||Issue No. 195||12 September 2003|
Coalition of the Swilling
Interview: Crowded Lives
Activists: Life With Brian
Industrial: National Focus
Unions: If These Walls Could Talk
Economics: Beating the Bastards
Media: Three Corners
History: The Brisbane Line
Trade: The Dumping Problem
Review: Frankie's Way
The Locker Room
Teachers Attack National Stitch-Up
The action, which comes as teachers in NSW commence a case for a 25 per cent wage rise, was sparked by the recent meeting of state Treasurers where a plan to limit pay rises for all public sector workers was mapped out.
Teachers in NSW, Victorian and West Australia have coordinated the 24-hour stoppages for Wednesday, with colleagues taking protest action in other states, as part of the Australian Education Union's efforts to make education a top-level national priority.
In another national first, joint meetings will be held along the Victorian and NSW border.
AEU Federal President Pat Byrne says the action by state and territory governments is simply unacceptable, particularly when the Australian education system is currently in the midst of teacher shortage crisis.
"As a result of the lack of financial and professional incentives provided by state and territory governments, up to 50% of new teachers are on record as saying they do not intend to be teaching within 10 years," Byrne says.
"By 2005, Deans of Education estimate that there will be a shortage of 5,000 teachers in primary and secondary schools," she says. "By the end of the decade, the Education Ministers' research shows that this shortage will have increased to at least 20,000."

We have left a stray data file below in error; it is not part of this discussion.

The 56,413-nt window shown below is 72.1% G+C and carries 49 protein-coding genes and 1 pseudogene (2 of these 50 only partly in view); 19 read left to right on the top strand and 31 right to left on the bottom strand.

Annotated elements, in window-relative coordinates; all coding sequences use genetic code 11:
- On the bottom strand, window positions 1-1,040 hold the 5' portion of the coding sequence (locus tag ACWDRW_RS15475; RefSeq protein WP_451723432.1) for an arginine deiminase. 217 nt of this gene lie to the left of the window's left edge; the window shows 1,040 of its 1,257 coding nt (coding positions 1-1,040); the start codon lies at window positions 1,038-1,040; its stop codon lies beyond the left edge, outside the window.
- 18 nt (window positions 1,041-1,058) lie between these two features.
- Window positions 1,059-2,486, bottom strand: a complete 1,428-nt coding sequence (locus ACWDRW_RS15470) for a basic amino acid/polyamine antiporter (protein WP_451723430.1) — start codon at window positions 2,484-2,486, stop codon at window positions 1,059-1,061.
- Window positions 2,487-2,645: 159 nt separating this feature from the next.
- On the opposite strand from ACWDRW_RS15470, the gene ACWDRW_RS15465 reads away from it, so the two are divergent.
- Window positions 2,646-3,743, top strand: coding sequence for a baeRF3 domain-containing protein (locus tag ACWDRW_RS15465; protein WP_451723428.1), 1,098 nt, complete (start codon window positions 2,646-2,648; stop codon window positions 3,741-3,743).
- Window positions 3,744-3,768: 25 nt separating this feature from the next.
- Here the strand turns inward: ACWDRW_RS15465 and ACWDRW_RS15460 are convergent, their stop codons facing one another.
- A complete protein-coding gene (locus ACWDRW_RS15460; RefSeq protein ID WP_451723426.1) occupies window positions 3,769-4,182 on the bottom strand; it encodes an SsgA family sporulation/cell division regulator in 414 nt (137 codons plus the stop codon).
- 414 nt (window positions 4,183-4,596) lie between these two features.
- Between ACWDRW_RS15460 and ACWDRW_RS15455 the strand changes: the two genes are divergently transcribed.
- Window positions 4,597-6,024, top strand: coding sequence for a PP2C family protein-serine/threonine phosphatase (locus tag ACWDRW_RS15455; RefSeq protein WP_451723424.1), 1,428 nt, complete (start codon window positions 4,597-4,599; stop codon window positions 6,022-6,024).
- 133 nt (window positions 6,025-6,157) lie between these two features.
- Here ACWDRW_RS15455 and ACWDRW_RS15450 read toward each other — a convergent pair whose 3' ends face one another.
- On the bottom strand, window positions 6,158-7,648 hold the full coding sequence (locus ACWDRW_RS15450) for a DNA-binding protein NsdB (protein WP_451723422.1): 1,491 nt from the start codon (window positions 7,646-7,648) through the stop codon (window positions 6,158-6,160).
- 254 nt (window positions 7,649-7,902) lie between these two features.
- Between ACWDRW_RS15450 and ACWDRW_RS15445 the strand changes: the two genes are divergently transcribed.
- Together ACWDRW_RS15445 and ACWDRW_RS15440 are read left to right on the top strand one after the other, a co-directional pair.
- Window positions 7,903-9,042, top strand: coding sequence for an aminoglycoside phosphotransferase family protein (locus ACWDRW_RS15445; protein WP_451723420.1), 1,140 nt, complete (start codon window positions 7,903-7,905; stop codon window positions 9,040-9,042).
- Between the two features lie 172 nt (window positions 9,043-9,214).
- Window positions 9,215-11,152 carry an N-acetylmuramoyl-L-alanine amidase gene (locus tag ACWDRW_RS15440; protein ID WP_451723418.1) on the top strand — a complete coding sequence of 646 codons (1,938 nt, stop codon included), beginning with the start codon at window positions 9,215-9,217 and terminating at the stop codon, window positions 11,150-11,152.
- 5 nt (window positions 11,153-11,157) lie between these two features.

NSW Teachers Federation president Maree O'Halloran says the national action is unprecedented - and is an important wake-up call to the en tire nation.
"It's totally irresponsible of the state governments to be meeting and colluding to hold down real wage growth of teachers at the very time when they should be working out ways to make the profession grow," O'Halloran says
"It is absolutely outrageous that we have been told that if we get more three per cent per year they are threatening to punish our students by cutting the public education budget.
TAFE Teachers Get In On Act
Meanwhile, TAFE teachers have voted unanimously for industrial action of at least 24 hours, early in Term 4, if the Carr government does not halt its attacks on TAFE.
NSW TAFE Teachers Association secretary Linda Simon says teachers are concerned about the effects that increased TAFE fees will have next year in pricing qualifications needed to enter the workforce beyond the reach of many young people.
The teachers also noted with increasing concern the results of the survey conducted by the NSW Council for Adult Literacy and Numeracy that showed that 37% of those currently in such courses would not be able to continue studies to improve basic skills levels.
"Council is angry that the Carr Labor government does not value the great TAFE system in this state, and continues to undermine TAFE by cutting budgets, and proposing a restructure that attacks the integrity of TAFE," Simon says.
"TAFE teachers are passionate about the education and training they provide for a wide variety of students, and will not allow this education to be undermined. If this means that we have to strike to highlight our determination, then we will do so."
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